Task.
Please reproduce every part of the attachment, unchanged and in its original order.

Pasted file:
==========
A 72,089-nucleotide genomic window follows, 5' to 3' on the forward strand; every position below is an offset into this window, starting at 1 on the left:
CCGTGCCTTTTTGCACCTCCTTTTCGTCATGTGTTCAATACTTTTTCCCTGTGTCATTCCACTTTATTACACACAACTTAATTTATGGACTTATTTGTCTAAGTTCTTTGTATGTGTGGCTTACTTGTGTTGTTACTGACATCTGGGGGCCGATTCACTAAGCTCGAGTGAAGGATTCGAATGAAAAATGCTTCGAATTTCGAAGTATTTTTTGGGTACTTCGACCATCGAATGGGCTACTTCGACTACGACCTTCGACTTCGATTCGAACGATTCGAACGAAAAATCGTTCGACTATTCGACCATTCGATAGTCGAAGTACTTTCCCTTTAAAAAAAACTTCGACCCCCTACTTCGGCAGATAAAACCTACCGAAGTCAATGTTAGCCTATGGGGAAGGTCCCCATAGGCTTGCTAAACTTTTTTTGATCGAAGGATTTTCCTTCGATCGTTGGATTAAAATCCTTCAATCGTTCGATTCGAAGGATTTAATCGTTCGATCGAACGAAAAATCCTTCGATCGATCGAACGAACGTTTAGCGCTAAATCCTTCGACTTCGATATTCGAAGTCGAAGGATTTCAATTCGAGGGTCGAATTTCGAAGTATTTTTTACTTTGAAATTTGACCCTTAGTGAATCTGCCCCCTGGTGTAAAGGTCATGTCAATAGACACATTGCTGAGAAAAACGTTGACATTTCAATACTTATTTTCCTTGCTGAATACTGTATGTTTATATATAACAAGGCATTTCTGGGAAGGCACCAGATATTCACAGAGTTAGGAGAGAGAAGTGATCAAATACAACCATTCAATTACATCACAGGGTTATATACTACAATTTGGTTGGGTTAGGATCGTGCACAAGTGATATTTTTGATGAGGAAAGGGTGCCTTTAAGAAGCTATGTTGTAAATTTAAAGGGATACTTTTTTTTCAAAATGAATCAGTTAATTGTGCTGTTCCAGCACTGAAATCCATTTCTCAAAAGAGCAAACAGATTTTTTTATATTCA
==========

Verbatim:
A 72,089-nucleotide genomic window follows, 5' to 3' on the forward strand; every position below is an offset into this window, starting at 1 on the left:
CCGTGCCTTTTTGCACCTCCTTTTCGTCATGTGTTCAATACTTTTTCCCTGTGTCATTCCACTTTATTACACACAACTTAATTTATGGACTTATTTGTCTAAGTTCTTTGTATGTGTGGCTTACTTGTGTTGTTACTGACATCTGGGGGCCGATTCACTAAGCTCGAGTGAAGGATTCGAATGAAAAATGCTTCGAATTTCGAAGTATTTTTTGGGTACTTCGACCATCGAATGGGCTACTTCGACTACGACCTTCGACTTCGATTCGAACGATTCGAACGAAAAATCGTTCGACTATTCGACCATTCGATAGTCGAAGTACTTTCCCTTTAAAAAAAACTTCGACCCCCTACTTCGGCAGATAAAACCTACCGAAGTCAATGTTAGCCTATGGGGAAGGTCCCCATAGGCTTGCTAAACTTTTTTTGATCGAAGGATTTTCCTTCGATCGTTGGATTAAAATCCTTCAATCGTTCGATTCGAAGGATTTAATCGTTCGATCGAACGAAAAATCCTTCGATCGATCGAACGAACGTTTAGCGCTAAATCCTTCGACTTCGATATTCGAAGTCGAAGGATTTCAATTCGAGGGTCGAATTTCGAAGTATTTTTTACTTTGAAATTTGACCCTTAGTGAATCTGCCCCCTGGTGTAAAGGTCATGTCAATAGACACATTGCTGAGAAAAACGTTGACATTTCAATACTTATTTTCCTTGCTGAATACTGTATGTTTATATATAACAAGGCATTTCTGGGAAGGCACCAGATATTCACAGAGTTAGGAGAGAGAAGTGATCAAATACAACCATTCAATTACATCACAGGGTTATATACTACAATTTGGTTGGGTTAGGATCGTGCACAAGTGATATTTTTGATGAGGAAAGGGTGCCTTTAAGAAGCTATGTTGTAAATTTAAAGGGATACTTTTTTTTCAAAATGAATCAGTTAATTGTGCTGTTCCAGCACTGAAATCCATTTCTCAAAAGAGCAAACAGATTTTTTTATATTCA